Conservatives For Patients' Rights' Ad Features Doctor Who Favors Universal Health Care

April 27, 2009 12:57 pm ET

An ad released by Conservatives for Patients' Rights on April 27, 2009, featured Dr. Brian Day, a Canadian surgeon, discussing the negative effects of a universal health care system.  The ad conveniently left out the fact that Dr. Day is a supporter of universal health care; he merely opposes the funding model currently used in Canada.

Conservatives For Patients' Rights Featured Canada's Dr. Brian Day.  Rick Scott's Conservatives for Patients' Rights featured a statement by Canadian doctor, Dr. Brian Day.  Day said: "Patients are languishing and suffering on wait lists, our own Supreme Court of Canada has stated that patients are actually dying as they wait for care..." [Conservatives for Patients' Rights, 4/27/09]

Dr. Day Supports Universal Health Care

Dr. Brian Day "Says His Goal Is The Survival Of The Universal Health System." As reported by the Montréal Gazette: "He's been called Dr. Profit and the Darth Vader of health care, but the Canadian Medical Association's new president says his goal is the survival of the universal health system.  Orthopedic surgeon Brian Day, co-founder of the private Cambie Surgery Centre in Vancouver, says he's not promoting a two-tiered United States-style system." [Montréal Gazette, 11/1/07]

Dr. Day Mocked America's Private Health Care System

Dr. Brian Day Mocked The Ineffectiveness Of America's Private Health Care System.  As reported by the Montréal Gazette, Dr. Brian Day said, "Canada's health system has been ranked 30th by the World Health Organization, and the U.S. was ranked 37th...Why would anyone copy a system that ranks substantially below ours?" [Montréal Gazette, 11/1/07]

  • Day Supports Using Health Care Model Used By Britain & Australia - Not The U.S. As reported by Maclean's: "'Say an MRI costs $750,' [Dr. Brian] Day said on a short break between knees. 'Every time St. Paul's performed an MRI, they would get $750.' The more MRIs, CT scans, joint replacements and bypass surgeries hospitals like St. Paul's perform, the more money they bring in. This model, which Britain adopted in 2004, is known as 'patient-based funding' or 'payment-by-results' and is used, says Day, in Britain, Australia, Norway, France-in fact, in every developed country except Canada. To some, B.C.'s approach, which injects business principles like incentives and competition into the public system, amounts to an 'Americanization' of medicare [sic]. To Day, it's simply a step away from a 'foolish' approach to funding hospitals. 'This is how everyone else is doing it,' he says, hands thrown skyward in exasperation." [Maclean's, 6/30/08; emphasis added]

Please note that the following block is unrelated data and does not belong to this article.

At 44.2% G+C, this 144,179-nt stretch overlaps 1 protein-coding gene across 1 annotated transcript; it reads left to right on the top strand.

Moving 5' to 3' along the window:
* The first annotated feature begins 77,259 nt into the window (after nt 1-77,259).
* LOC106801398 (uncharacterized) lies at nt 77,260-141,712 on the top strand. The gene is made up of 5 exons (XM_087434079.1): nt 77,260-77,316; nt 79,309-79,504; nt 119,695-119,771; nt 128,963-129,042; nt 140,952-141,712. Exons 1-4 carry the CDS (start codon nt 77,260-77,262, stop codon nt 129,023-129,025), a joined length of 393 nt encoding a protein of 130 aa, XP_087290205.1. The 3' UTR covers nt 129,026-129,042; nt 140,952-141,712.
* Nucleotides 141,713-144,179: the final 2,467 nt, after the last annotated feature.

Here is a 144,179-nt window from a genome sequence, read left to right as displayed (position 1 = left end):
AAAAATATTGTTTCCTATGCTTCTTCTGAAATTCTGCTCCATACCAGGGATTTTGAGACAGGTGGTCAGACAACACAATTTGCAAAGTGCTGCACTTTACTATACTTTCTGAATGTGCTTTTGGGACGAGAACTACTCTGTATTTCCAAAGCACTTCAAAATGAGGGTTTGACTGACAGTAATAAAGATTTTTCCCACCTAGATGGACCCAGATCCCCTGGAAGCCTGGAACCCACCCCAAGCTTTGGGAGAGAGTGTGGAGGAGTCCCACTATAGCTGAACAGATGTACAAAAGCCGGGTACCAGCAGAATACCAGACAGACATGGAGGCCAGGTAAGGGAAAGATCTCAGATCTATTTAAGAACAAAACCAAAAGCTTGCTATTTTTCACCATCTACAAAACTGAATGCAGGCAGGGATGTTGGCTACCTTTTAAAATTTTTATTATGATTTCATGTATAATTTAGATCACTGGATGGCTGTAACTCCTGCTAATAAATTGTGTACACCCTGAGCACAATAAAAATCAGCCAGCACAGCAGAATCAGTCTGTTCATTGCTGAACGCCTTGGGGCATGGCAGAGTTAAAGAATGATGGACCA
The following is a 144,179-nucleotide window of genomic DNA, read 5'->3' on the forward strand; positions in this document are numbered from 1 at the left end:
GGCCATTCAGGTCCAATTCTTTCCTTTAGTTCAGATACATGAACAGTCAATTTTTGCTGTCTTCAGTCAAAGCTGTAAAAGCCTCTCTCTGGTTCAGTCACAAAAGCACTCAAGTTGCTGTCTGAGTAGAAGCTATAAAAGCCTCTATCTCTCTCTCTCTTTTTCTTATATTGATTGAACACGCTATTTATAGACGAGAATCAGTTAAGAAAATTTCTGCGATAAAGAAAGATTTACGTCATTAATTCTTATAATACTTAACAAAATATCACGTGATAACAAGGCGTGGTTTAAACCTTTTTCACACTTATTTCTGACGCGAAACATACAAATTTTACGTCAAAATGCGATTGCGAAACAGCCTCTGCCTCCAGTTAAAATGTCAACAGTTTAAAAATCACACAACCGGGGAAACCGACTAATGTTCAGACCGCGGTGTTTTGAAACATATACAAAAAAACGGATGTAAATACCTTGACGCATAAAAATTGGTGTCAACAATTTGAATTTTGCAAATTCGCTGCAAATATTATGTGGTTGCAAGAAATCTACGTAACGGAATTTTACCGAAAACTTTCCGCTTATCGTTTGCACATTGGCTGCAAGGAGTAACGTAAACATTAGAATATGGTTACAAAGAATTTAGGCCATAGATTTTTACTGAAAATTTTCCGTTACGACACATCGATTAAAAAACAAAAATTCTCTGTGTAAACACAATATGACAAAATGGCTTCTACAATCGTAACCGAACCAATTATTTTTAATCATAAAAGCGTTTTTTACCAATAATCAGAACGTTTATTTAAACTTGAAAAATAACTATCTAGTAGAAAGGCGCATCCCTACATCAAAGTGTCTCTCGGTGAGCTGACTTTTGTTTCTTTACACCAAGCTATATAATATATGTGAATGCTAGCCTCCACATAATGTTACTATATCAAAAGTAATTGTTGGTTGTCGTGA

Dr. Day Merely Opposes Canada's Out-Dated Funding Model

Day Supports Publicly Funded Health Care, He Merely Opposes "Flat" Funding.  According to Montréal Gazette, "The way provinces fund hospitals promotes waiting lists, he argued.  Hospitals ration care and operating-room time because they get block funding - that is, an annual budget. Instead, Day proposes, hospitals should get funded for each patient they treat. 'Hospitals look upon patients as a cost,' he said. 'But once a hospital realizes that patients are a source of revenue, albeit government funding ... they will get doctors and operating room time.' What government officials fail to recognize is that they will save billions of dollars when they get rid of waiting periods, Day said." [Montréal Gazette, 11/1/07]

  • Day Supports Public Health System That Pays Hospitals Per Patient, Rather Than Per Year. Maclean's reported, "'If you give someone all the money upfront, every patient who comes along is just bust to you--they're just using up your money,' says [Dr. Brian] Day. 'That's bad management. It doesn't encourage productivity or provide any incentive to fill spots when procedures are can-celled.' Within three to four years of the program being implemented, he says, B.C. will see significantly shorter wait times and more efficient hospitals." [Maclean's, 6/30/08]

"He Argues That Public Funding For Hospitals Should Be Attached To Patients... Giving Hospitals An Incentive To Treat More People."  The Financial Post reported, "His ideas have little in common with the creation of a two-tier medical system favouring the wealthy that his opponents fear most. Instead, he talks about the need to revise the 23-year-old Canada Health Act, which he says is out of date, given the progress medicine has made thanks to new and costly technologies, such as MRIs, high-performance drugs and 'laser this and robotics that.' He says Canadian hospitals lag behind other countries in terms of developing information systems to monitor and assess the quality of care they provide. And he argues that public funding for hospitals should be attached to patients -- just as it is for family doctors-- giving hospitals an incentive to treat more people. Not exactly nightmare stuff." [Financial Post, 10/1/07]

"Having Hospitals Billing Governments Based On The Services Provided Will Foster Rapid Change." The Financial Post reported, Dr. Brian Day "argues that having hospitals billing governments based on the services provided will foster rapid change. It will give incentives for hospitals to perform more procedures and clear up backlogs. 'This is what's happening in Britain, right now,' Day says. 'It's doable simply by changing the funding system and introducing market principles into the way hospitals are run.'" [Financial Post, 10/1/07]

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